It's Time to Bring NAFTA Into The 21st Century

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(Picture Courtesy: Indiana University) (Picture Courtesy: Indiana University)

Throughout the 2016 campaign, there was overwhelming rhetoric surrounding the North American Free Trade Agreement permeating speeches from then-candidate Donald Trump. At that time, Trump was expressly considering whether separation from NAFTA was in our country's best interest. Now, fortunately, the President has reconsidered that position and it seems that he is adamant about renegotiating NAFTA rather than abandoning the trade agreement altogether. Farmers in the Hoosier state depend on NAFTA as an export catalyst and job creator. And I applaud the President for taking interest in this essential trade agreement.

U.S. agriculture has seen tremendous benefits from NAFTA. The agreement has allowed the U.S. food and agriculture industries to flourish, and those industries now support over 43 million jobs. At the state level, Canada and Mexico rank as the top three agricultural export markets in 37 states. All in all, agricultural exports to Canada and Mexico have increased by 450 percent under NAFTA and fruit and vegetable exports to Canada and Mexico have more than tripled. 

Because of this, 130 leading food and agricultural organizations recently sent a letter to President Trump expressing their eagerness to work with the administration on ways to modernize NAFTA in ways that preserve and expand upon the gains already achieved. Needless to say, U.S. farmers are steadfastly behind renegotiating this essential trade agreement as opposed to completely withdrawing from it. The Agribusiness Council of Indiana stands at the ready to help in any way that we can.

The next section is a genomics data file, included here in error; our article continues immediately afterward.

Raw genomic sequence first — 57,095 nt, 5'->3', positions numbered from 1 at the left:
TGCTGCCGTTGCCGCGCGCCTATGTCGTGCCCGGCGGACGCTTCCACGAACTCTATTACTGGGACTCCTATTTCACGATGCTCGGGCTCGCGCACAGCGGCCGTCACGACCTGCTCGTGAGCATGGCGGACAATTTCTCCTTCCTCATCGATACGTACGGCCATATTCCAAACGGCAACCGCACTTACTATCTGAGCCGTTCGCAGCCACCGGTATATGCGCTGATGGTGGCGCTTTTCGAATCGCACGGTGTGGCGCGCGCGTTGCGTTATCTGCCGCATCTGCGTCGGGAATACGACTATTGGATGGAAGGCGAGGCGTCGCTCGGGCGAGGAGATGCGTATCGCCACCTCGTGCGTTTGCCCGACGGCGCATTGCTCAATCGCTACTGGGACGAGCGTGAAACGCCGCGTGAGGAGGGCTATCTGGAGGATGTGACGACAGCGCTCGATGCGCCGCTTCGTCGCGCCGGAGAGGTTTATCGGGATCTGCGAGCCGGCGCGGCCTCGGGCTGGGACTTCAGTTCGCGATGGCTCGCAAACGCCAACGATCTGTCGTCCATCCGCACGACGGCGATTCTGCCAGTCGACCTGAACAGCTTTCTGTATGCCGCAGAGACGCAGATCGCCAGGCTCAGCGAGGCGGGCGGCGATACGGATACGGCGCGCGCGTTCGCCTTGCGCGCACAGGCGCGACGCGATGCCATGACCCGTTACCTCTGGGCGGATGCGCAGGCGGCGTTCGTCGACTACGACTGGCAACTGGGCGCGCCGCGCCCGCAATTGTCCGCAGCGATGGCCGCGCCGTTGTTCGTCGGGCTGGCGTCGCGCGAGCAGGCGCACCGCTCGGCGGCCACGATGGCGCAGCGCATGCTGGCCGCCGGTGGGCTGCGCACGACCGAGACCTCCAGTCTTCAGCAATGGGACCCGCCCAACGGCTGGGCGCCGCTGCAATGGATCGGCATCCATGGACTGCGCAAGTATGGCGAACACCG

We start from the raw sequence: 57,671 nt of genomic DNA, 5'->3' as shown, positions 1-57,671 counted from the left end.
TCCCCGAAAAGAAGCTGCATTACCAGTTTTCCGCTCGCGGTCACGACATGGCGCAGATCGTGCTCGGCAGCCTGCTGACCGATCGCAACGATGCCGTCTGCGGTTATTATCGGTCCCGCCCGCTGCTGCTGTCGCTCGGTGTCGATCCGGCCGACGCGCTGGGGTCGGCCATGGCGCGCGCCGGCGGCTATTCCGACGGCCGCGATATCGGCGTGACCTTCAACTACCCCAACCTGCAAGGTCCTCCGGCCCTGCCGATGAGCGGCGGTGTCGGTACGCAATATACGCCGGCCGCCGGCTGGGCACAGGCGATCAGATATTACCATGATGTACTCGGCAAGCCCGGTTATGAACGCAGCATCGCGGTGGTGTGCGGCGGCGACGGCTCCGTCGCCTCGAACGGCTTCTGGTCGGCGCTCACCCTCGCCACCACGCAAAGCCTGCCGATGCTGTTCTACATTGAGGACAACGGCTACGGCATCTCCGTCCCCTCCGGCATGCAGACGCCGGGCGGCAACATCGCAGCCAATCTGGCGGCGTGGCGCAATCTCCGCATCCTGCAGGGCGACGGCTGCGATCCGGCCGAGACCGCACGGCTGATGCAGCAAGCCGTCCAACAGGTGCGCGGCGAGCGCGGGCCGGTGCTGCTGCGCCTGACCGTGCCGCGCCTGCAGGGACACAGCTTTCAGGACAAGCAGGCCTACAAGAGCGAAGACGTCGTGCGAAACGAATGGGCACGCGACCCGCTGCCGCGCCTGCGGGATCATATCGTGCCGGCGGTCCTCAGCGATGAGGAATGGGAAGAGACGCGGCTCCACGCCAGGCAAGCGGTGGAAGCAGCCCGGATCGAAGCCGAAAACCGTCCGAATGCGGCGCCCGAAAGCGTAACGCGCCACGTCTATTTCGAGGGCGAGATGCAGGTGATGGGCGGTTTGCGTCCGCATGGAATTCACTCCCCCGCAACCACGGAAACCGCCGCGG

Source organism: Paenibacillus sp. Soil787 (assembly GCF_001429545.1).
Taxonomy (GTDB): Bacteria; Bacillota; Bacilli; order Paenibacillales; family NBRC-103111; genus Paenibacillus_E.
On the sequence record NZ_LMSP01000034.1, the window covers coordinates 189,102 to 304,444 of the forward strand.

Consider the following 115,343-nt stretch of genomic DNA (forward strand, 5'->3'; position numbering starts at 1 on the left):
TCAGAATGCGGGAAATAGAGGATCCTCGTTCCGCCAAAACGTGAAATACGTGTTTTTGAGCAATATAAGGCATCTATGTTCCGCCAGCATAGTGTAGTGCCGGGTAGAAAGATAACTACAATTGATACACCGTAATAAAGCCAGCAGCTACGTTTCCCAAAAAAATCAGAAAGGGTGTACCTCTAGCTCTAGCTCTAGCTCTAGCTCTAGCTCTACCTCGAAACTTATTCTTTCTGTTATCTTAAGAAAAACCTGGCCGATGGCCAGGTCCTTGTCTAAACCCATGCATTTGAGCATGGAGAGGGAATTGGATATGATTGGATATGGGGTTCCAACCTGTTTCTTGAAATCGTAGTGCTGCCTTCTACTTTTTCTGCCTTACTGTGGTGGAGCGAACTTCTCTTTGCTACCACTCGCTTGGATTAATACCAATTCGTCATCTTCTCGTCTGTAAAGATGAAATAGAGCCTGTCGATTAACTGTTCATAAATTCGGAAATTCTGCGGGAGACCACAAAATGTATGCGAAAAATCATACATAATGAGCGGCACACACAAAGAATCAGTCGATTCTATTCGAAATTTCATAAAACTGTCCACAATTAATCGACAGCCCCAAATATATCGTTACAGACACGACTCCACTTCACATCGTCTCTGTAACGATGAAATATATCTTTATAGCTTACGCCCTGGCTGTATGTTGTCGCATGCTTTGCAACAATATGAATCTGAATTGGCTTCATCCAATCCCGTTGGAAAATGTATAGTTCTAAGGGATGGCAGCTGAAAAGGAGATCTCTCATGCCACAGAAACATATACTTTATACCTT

Without NAFTA, $3 billion in annual soy exports would be jeopardized as Mexico and Canada would surely look to our competitors in South America who, without NAFTA, would be able to undercut us on the cost of labor. U.S. production of corn would fall by an average of 150 million bushels annually, erasing $800 million in value and increasing the need for farm program payments by $1.2 billion. Finally, withdrawing from NAFTA would decrease total U.S. pork production by 5 percent, resulting in an aggregate industry loss of around $1.5 billion, jeopardizing more than 16,200 U.S. jobs.

Indiana depends on the agriculture industry to an enormous extent. It effectively props up our economy, and farm exports are a very significant part of that.  In 2016, of the $1.4 billion in total Indiana food and agricultural product exports, $573 million went to NAFTA partner nations. That is 42 percent of all exports of this kind. The industry currently supports more than 870,000 jobs and $37 billion in wages throughout our state. In short, Indiana’s economy would be devastated by the U.S. leaving NAFTA. But, renegotiated terms could significantly help our state and the agriculture industry as a whole.

A successful NAFTA reboot must expand access for our agricultural goods. It must reduce unnecessary regulatory and nontariff barriers that block U.S. agricultural exports. It must reduce the bureaucratic delays and endless red tape that plague major export industries. And, finally, it must enhance the fairness in the treatment of agricultural exporters when involved in trade disputes.

NAFTA has allowed greater access to affordable products and food for American consumers and has aided in our efforts toward energy independence. But its modernization is necessary to bring it into the 21st Century with a focus on ensuring fair and balanced trade in today’s economy. We cannot afford to forget the immense benefits we have and continue to receive from it.

Amy Cornell is the current president of the Agribusiness Council of Indiana.

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